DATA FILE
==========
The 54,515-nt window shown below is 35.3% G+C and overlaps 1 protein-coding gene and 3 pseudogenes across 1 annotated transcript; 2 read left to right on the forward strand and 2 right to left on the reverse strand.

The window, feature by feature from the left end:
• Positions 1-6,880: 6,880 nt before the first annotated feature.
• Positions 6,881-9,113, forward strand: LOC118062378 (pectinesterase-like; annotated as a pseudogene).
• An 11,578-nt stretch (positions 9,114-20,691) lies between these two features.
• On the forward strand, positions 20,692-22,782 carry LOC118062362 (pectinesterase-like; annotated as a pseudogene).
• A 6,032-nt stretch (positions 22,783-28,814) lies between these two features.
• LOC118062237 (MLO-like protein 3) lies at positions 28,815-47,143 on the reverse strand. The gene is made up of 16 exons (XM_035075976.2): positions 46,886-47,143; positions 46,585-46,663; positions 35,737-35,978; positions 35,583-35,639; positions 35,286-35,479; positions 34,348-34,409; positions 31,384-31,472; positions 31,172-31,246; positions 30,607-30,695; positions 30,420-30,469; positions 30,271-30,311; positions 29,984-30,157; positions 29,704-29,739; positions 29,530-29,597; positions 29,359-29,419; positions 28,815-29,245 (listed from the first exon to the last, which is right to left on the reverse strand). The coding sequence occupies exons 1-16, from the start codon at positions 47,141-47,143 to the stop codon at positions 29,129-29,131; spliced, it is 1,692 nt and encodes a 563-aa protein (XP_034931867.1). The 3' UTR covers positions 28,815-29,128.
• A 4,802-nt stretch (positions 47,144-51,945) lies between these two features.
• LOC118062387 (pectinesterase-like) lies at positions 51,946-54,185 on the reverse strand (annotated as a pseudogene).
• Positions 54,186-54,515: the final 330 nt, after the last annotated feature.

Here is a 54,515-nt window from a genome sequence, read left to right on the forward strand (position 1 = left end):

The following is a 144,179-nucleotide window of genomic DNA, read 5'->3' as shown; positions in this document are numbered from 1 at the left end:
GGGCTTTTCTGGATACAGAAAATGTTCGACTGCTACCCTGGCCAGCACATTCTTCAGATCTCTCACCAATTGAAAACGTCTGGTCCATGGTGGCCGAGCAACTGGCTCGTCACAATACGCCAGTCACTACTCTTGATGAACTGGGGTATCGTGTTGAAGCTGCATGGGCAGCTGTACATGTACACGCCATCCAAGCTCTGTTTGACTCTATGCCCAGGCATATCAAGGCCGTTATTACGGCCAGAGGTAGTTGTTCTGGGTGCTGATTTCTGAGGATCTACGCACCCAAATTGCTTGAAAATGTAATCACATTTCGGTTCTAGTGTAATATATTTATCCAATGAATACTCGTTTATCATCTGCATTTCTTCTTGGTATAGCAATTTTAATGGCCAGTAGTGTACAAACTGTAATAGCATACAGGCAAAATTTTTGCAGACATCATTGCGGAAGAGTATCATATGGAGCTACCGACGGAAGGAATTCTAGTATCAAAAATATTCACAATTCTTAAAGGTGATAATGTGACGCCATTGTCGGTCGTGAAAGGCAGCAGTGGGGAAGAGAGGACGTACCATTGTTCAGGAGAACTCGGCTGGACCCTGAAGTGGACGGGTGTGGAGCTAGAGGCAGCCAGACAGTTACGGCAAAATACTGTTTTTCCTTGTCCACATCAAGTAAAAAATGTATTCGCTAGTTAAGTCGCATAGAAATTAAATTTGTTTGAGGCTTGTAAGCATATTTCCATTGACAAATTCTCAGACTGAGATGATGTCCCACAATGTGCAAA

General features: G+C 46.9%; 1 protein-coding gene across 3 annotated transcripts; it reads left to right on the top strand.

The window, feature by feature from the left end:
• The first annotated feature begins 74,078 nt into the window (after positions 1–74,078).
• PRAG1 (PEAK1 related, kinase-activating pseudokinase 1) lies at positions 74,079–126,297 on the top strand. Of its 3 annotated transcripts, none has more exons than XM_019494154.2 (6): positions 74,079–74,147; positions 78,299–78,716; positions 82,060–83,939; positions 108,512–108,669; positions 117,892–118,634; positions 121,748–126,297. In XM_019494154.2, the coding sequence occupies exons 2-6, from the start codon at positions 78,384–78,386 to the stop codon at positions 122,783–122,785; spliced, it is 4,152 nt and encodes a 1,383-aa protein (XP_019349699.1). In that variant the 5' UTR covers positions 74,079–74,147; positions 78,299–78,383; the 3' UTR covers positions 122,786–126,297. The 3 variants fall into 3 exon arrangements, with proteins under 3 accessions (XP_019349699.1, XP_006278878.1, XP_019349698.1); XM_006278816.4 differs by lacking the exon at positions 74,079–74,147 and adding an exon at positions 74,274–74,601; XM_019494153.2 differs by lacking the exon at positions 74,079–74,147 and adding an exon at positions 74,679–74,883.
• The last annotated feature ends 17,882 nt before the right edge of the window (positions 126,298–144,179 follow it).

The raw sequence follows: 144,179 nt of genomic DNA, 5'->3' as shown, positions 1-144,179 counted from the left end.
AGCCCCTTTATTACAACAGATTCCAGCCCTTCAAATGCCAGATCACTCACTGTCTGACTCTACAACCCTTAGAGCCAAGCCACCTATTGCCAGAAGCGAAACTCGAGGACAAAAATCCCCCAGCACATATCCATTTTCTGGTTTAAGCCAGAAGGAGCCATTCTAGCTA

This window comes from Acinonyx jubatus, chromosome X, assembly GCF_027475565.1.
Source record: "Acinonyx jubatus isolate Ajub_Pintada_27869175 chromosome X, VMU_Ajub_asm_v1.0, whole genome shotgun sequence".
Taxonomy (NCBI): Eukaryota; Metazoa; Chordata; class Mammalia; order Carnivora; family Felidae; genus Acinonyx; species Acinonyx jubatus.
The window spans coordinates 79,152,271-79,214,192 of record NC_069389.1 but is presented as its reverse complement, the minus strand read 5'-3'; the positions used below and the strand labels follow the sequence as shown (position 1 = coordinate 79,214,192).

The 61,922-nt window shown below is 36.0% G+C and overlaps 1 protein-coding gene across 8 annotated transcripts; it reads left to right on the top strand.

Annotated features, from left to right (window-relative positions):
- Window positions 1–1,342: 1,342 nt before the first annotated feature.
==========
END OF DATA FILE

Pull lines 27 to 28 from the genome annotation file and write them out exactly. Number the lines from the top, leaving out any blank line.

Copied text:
Annotated features, from left to right (window-relative positions):
- Window positions 1–1,342: 1,342 nt before the first annotated feature.